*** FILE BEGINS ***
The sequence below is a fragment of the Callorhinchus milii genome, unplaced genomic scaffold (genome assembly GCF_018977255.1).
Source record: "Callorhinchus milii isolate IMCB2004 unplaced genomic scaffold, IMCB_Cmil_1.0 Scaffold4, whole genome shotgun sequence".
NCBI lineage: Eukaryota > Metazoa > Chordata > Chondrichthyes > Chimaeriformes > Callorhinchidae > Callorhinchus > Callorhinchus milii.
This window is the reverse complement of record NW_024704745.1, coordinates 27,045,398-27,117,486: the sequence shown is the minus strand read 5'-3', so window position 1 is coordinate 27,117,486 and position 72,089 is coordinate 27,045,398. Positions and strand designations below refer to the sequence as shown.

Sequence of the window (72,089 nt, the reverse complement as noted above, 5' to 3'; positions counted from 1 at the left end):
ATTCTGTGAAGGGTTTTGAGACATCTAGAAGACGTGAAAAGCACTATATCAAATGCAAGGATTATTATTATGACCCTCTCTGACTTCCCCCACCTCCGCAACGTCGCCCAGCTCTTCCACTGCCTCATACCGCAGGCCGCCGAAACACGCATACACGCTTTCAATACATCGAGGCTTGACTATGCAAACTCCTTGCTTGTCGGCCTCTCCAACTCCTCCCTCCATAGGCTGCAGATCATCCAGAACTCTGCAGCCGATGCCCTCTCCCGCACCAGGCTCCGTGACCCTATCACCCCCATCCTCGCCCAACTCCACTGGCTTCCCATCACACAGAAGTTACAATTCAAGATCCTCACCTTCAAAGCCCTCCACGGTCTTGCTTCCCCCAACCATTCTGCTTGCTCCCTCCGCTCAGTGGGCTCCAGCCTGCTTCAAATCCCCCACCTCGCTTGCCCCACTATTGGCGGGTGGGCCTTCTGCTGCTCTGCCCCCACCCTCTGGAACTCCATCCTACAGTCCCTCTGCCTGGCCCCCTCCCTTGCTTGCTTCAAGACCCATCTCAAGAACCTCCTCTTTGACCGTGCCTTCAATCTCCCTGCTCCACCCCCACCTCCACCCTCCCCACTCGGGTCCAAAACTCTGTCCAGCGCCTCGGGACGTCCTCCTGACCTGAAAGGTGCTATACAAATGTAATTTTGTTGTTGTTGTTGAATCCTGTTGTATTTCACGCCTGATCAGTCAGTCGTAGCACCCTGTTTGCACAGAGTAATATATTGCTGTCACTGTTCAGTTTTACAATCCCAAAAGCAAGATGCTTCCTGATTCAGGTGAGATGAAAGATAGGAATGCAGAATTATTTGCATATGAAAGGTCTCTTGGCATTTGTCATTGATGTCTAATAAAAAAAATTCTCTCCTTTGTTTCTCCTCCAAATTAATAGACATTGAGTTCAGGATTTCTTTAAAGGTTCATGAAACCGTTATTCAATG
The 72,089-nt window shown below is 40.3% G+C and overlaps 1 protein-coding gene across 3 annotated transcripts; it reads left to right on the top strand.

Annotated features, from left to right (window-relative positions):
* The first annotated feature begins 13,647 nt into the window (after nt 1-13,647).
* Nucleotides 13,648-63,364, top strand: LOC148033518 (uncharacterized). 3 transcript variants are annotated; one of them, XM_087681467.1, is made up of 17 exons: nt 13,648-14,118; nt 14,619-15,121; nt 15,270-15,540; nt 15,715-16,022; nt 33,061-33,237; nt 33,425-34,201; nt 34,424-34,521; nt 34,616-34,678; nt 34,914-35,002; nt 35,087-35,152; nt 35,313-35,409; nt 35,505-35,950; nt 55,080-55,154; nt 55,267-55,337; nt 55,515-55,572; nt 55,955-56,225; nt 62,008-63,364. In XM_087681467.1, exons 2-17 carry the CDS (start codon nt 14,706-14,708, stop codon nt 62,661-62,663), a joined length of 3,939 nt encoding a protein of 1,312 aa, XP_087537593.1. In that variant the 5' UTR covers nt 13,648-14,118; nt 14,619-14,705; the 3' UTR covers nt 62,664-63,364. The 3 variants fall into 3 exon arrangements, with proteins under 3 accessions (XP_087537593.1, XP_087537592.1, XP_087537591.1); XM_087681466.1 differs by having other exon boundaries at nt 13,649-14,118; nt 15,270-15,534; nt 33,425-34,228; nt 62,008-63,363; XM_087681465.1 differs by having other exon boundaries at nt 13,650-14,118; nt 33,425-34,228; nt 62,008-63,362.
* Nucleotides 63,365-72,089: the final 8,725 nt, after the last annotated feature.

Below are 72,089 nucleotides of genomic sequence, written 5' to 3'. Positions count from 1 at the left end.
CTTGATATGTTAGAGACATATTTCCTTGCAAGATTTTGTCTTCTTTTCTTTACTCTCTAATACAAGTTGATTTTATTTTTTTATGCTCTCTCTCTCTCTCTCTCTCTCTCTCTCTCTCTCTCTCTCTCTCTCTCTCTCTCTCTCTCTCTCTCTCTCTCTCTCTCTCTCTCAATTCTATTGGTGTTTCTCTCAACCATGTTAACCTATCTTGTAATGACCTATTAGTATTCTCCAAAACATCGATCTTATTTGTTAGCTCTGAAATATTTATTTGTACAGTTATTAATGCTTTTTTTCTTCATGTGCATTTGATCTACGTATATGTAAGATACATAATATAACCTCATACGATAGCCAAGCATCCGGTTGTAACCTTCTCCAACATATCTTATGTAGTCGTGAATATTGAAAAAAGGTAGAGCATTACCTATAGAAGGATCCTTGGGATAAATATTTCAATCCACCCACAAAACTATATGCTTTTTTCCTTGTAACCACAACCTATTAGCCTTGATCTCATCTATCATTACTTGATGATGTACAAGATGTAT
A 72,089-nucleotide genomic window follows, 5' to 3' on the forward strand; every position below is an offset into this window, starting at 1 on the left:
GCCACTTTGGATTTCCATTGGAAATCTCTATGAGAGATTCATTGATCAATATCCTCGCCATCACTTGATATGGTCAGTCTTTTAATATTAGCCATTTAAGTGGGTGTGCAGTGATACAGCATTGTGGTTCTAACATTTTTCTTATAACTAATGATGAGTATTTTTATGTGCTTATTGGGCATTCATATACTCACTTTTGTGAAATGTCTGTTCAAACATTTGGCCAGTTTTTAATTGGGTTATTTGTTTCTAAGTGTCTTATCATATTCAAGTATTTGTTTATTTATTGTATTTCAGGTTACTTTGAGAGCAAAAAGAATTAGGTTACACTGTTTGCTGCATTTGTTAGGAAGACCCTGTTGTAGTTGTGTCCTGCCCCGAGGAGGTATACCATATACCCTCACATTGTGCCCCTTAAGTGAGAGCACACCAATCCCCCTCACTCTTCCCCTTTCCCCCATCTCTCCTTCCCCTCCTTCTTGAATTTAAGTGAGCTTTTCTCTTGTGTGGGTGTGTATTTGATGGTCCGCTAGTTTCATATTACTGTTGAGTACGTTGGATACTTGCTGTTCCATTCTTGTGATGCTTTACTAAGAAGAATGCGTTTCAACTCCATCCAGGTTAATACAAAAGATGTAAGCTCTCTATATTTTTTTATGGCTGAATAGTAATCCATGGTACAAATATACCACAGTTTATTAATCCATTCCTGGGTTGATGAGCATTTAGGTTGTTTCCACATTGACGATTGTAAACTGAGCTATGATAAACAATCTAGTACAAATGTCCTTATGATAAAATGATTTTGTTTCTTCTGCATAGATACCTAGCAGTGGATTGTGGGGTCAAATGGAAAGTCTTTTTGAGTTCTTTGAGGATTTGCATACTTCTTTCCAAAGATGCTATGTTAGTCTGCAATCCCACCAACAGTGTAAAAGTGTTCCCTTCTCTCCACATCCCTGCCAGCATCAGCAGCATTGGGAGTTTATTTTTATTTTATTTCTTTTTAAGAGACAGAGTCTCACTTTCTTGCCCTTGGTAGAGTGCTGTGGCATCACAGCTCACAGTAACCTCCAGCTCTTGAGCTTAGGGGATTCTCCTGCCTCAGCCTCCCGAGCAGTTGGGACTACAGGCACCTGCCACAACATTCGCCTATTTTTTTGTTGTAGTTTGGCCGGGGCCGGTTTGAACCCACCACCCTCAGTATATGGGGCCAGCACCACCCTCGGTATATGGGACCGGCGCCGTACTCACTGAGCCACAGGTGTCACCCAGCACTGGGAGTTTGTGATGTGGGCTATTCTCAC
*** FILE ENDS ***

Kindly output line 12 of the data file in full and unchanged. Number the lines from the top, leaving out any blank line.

Below are 72,089 nucleotides of genomic sequence, written 5' to 3'. Positions count from 1 at the left end.